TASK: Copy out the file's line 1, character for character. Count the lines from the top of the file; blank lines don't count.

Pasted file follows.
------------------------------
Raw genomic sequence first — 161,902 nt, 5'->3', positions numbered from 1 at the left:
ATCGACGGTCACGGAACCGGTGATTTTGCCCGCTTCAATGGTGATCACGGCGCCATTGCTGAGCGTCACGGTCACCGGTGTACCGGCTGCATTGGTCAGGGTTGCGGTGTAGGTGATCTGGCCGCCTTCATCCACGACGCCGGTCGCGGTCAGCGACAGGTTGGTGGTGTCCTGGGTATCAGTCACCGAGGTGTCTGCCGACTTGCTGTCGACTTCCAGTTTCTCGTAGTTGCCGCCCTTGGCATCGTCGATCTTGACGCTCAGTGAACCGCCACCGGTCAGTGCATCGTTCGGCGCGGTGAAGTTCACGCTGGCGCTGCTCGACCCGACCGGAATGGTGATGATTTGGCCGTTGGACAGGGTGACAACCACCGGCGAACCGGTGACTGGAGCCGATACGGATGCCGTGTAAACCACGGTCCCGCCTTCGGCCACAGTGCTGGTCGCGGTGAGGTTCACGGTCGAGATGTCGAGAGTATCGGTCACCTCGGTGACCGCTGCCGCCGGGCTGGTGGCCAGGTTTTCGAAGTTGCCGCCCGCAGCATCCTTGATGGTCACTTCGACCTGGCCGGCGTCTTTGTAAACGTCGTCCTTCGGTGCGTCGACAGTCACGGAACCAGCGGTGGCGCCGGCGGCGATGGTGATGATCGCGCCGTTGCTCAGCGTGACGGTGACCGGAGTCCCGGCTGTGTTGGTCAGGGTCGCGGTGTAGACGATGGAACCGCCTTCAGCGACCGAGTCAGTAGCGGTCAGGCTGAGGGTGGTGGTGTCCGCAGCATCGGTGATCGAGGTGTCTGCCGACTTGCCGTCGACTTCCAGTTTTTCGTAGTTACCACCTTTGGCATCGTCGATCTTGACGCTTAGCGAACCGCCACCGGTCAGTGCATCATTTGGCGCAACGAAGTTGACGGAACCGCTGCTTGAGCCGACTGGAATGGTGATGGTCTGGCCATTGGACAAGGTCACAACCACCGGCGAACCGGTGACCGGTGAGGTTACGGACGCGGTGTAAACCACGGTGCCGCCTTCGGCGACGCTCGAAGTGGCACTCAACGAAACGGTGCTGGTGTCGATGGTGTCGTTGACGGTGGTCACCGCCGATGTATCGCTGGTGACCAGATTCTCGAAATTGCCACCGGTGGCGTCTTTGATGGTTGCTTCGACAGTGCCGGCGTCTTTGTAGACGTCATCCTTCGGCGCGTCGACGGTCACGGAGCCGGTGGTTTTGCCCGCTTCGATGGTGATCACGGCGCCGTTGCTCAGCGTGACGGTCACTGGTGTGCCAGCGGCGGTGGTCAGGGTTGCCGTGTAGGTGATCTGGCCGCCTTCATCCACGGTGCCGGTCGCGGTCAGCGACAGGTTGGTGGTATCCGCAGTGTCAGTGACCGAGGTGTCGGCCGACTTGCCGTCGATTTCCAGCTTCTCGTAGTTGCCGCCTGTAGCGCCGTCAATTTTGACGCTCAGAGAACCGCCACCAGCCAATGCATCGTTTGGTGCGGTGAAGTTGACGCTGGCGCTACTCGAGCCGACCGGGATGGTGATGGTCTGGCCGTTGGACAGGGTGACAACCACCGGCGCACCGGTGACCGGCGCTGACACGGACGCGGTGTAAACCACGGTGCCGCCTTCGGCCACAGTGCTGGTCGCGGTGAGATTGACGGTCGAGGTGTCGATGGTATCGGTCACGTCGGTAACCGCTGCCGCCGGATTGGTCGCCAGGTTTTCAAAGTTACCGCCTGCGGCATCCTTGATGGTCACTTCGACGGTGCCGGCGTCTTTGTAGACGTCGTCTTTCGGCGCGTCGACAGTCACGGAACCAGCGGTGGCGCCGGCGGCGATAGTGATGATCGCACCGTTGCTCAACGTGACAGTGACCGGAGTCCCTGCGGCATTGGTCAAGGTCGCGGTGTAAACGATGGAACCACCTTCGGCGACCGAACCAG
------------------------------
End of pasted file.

Raw genomic sequence first — 161,902 nt, 5'->3', positions numbered from 1 at the left: